INTRODUCTION One of Don Campbell's many influential contributions was to the design of studies to estimate causal effects (e.g., Campbell & Stanley, 1966). He had particular interest in the trade-offs between matching and covariance adjustments (e.g., Campbell & Erlebacher, 1970; Cook & Campbell, 1979). One of the authors (Rubin), in fact, had his first conversation with Don on the topic, more than a quarter of a century ago, having recently completed his Ph.D. thesis under the direction of W. G. Cochran on the potential benefits of matching in observational studies. That author believes that the topic of this chapter, using matching in randomized experiments, would have been of great interest to Don and that this chapter would have benefited from his insightful comments. Moreover, we hope that he would have been pleased to see our example of an educational evaluation that did not have to rely on quasi-experimental techniques. Randomized designs have been recognized since the ground-breaking work of R. A. Fisher in the early part of the 20th century as the most principled way to identify empirically causal relationships between treatments and outcomes. The strength of the randomized design lies in its ability to create treatment groups that have similar background characteristics on average. Randomization balances not only the observed characteristics but also the unobserved characteristics of the experimental units.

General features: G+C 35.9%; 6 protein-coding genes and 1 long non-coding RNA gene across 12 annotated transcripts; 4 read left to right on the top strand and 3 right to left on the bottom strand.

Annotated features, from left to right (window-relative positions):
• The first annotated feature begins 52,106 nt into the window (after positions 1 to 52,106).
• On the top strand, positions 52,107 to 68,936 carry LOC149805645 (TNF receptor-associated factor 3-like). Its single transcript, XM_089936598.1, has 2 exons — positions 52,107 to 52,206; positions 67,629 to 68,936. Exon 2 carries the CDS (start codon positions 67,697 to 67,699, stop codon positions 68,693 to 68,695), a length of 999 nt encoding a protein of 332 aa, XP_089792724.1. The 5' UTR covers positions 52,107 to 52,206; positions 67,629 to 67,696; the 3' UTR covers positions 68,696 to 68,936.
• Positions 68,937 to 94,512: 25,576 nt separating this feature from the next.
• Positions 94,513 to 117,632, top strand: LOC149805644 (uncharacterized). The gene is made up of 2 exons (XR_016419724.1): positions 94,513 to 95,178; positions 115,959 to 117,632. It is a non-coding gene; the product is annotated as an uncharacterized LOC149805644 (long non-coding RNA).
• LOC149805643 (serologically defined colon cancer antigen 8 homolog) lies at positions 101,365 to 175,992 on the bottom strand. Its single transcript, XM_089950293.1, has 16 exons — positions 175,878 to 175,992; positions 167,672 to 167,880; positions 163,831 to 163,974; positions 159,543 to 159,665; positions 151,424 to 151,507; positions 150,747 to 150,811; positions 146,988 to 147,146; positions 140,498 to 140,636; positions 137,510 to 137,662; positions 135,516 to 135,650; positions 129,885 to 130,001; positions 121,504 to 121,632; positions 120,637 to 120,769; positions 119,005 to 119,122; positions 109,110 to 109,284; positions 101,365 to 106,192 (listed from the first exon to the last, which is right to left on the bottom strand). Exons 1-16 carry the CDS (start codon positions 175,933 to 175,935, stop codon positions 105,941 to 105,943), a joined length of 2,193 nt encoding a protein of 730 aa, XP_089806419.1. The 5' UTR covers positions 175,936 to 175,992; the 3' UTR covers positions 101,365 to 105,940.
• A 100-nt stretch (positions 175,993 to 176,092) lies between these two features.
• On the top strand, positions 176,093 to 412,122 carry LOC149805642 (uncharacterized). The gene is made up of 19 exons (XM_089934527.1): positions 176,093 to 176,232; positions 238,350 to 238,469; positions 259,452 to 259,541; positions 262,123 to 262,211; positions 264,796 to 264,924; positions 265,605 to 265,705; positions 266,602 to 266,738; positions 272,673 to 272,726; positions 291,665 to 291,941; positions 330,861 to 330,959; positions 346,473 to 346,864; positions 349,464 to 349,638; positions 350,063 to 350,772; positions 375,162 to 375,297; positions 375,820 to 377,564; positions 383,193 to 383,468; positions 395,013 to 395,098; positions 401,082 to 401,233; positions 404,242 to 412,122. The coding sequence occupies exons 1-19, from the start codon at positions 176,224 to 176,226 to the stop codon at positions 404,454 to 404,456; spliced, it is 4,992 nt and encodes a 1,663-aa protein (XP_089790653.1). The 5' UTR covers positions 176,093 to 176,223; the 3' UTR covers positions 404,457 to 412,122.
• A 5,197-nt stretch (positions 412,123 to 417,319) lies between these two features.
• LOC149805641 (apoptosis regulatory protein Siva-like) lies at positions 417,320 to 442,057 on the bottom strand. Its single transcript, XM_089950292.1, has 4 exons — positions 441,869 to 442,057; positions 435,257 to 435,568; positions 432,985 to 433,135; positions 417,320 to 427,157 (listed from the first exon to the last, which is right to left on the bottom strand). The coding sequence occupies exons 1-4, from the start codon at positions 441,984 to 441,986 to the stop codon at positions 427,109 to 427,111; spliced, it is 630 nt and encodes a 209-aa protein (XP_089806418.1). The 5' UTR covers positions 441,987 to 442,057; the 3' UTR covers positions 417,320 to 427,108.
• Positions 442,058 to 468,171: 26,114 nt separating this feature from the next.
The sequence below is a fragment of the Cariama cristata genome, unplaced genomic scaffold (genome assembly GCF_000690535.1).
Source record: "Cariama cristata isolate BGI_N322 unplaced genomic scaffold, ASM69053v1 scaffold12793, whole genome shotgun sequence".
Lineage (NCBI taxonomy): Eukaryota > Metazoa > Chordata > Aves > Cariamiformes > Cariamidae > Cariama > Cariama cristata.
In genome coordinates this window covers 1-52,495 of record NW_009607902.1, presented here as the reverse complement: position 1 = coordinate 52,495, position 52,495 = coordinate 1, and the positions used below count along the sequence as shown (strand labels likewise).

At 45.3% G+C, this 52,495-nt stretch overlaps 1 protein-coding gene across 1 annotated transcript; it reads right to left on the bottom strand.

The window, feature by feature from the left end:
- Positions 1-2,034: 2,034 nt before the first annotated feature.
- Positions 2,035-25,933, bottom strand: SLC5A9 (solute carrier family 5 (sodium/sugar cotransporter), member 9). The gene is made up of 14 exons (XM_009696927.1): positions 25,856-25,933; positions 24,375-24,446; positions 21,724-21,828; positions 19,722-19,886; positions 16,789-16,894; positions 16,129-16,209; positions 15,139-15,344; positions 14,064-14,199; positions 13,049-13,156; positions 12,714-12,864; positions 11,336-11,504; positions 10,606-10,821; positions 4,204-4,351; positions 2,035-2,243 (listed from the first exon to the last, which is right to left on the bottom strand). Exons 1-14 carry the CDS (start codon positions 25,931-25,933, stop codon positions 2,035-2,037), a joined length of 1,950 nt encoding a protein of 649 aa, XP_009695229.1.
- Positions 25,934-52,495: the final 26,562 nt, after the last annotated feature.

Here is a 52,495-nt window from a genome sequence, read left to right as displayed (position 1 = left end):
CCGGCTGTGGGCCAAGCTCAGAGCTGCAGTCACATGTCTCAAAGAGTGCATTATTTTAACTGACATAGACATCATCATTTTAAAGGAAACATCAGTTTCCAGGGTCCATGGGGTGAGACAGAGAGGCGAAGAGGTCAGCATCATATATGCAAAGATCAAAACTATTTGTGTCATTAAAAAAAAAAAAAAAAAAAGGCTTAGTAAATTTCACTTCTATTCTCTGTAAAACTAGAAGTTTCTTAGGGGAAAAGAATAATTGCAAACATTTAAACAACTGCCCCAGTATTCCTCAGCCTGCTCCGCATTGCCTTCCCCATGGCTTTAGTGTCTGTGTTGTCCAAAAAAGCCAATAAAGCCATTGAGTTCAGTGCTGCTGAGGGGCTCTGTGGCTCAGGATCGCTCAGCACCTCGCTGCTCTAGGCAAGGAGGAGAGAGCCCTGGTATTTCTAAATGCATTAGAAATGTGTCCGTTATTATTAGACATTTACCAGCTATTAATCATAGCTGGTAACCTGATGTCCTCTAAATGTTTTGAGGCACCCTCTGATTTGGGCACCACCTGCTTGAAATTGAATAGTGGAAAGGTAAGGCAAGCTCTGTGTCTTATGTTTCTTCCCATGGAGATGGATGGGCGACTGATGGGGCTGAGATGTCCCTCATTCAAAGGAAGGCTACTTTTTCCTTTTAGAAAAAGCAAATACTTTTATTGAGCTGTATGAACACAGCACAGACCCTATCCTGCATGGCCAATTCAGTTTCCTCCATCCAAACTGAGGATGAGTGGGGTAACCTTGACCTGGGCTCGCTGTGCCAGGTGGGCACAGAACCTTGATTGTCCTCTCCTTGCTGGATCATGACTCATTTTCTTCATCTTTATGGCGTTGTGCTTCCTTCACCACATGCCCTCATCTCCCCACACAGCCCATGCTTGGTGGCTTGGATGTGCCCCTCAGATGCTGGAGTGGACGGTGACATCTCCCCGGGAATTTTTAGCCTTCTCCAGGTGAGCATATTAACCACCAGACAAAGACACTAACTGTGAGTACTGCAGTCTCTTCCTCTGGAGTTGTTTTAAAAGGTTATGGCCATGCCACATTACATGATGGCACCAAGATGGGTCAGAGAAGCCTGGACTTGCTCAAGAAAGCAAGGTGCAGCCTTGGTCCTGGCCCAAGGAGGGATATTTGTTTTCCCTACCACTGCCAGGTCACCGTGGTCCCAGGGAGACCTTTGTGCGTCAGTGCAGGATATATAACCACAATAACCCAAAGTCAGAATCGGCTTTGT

ASJC Scopus subject areas